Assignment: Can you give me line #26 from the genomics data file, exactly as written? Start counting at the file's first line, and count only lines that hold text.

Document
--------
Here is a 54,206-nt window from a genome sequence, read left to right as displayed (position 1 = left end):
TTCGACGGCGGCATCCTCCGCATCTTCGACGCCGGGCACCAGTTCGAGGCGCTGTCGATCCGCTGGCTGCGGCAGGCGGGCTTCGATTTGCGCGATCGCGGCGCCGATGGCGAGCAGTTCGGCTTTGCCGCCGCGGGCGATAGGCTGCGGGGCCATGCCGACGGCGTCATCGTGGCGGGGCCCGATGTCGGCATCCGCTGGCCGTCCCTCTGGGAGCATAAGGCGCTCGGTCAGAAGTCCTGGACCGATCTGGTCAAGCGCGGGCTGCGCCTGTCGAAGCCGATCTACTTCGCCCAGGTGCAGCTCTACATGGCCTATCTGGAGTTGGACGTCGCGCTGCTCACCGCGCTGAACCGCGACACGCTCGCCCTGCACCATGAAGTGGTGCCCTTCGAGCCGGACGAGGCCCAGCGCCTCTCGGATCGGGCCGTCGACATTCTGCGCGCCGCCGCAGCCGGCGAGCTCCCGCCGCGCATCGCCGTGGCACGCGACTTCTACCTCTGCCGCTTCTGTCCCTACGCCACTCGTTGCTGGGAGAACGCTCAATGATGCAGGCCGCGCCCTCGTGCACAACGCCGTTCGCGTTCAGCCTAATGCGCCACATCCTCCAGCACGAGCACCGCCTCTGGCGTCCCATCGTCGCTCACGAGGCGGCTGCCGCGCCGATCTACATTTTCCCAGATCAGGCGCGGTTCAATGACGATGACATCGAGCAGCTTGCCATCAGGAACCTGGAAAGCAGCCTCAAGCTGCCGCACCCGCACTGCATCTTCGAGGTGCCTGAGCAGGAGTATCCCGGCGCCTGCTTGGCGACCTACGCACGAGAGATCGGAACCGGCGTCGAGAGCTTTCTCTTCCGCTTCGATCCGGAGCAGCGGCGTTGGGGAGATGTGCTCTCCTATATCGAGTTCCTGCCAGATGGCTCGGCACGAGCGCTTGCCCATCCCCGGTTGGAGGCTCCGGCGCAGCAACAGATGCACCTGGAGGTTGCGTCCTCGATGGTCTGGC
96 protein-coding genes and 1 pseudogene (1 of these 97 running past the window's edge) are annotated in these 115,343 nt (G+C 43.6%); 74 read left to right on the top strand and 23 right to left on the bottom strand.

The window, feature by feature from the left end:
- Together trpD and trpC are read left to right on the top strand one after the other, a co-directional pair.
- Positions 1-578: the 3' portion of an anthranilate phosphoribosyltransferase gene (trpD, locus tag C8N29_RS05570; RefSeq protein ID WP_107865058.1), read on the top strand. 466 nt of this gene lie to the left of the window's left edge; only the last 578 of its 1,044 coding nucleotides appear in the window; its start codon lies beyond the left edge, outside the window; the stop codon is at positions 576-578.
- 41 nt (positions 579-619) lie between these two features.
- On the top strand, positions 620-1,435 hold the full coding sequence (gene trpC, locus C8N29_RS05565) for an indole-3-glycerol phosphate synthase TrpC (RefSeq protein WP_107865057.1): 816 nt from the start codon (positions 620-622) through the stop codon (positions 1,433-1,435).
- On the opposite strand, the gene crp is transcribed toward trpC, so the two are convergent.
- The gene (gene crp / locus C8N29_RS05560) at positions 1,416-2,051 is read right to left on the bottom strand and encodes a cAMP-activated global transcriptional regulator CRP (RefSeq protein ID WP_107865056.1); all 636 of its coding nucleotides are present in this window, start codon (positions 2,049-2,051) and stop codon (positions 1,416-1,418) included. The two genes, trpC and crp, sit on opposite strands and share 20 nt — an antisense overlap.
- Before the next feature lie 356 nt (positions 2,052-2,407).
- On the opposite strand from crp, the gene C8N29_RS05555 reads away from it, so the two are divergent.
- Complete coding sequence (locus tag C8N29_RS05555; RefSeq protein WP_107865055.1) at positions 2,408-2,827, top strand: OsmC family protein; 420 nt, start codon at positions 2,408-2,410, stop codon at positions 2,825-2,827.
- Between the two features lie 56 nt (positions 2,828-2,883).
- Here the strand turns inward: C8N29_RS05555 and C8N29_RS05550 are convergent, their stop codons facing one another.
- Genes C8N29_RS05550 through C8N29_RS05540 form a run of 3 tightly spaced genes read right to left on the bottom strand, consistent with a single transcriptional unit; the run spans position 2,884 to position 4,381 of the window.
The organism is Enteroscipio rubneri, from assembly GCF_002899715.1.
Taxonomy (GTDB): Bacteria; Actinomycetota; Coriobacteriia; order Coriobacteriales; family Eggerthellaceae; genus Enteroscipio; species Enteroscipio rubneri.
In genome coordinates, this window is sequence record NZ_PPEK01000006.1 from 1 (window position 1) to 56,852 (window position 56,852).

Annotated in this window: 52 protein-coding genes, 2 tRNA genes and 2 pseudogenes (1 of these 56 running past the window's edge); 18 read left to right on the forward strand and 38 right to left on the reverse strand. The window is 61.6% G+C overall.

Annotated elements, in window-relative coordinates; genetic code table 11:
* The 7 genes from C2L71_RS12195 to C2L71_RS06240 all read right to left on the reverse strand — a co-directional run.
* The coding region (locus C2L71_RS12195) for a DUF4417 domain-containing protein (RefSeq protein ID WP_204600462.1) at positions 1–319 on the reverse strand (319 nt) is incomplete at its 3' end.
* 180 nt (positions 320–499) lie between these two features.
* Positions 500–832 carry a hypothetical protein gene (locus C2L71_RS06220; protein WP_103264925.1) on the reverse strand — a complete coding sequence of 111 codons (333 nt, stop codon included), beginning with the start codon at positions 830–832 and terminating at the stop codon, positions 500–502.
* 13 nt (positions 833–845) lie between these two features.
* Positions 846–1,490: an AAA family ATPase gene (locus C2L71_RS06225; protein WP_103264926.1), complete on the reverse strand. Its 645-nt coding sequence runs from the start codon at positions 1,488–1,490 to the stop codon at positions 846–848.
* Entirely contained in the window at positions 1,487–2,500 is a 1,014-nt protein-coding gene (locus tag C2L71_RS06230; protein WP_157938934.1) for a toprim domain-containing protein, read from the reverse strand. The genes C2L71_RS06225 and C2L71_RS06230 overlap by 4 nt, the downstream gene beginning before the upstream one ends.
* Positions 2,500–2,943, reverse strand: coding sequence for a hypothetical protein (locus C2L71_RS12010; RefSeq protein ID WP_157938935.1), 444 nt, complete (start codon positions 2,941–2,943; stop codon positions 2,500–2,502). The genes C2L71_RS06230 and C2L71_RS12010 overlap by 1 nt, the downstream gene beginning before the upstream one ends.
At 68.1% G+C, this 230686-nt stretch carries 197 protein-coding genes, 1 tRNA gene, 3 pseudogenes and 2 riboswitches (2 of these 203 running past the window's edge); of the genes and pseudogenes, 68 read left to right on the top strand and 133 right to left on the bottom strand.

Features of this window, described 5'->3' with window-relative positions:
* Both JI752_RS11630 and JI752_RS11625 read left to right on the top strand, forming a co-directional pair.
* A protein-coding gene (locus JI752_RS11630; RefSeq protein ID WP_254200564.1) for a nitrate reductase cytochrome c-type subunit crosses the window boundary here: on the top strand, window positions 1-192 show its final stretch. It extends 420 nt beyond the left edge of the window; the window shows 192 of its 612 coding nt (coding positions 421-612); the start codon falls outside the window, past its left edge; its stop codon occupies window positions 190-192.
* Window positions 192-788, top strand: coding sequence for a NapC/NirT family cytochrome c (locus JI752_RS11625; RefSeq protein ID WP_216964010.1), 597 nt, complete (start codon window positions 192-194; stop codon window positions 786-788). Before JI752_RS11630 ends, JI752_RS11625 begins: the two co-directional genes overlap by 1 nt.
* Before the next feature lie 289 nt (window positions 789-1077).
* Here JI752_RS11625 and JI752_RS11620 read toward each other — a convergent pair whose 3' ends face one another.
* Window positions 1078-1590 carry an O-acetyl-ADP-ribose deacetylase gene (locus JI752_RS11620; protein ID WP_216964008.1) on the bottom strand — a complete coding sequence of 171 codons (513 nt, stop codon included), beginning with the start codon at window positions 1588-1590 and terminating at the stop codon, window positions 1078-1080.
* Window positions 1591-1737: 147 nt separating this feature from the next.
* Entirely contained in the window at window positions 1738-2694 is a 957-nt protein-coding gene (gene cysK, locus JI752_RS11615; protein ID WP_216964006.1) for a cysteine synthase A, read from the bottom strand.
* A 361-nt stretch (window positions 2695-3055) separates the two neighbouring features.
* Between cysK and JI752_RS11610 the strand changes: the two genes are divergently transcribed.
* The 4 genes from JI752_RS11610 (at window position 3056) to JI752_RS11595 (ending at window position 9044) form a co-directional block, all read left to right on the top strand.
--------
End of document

* 13 nt (positions 833–845) lie between these two features.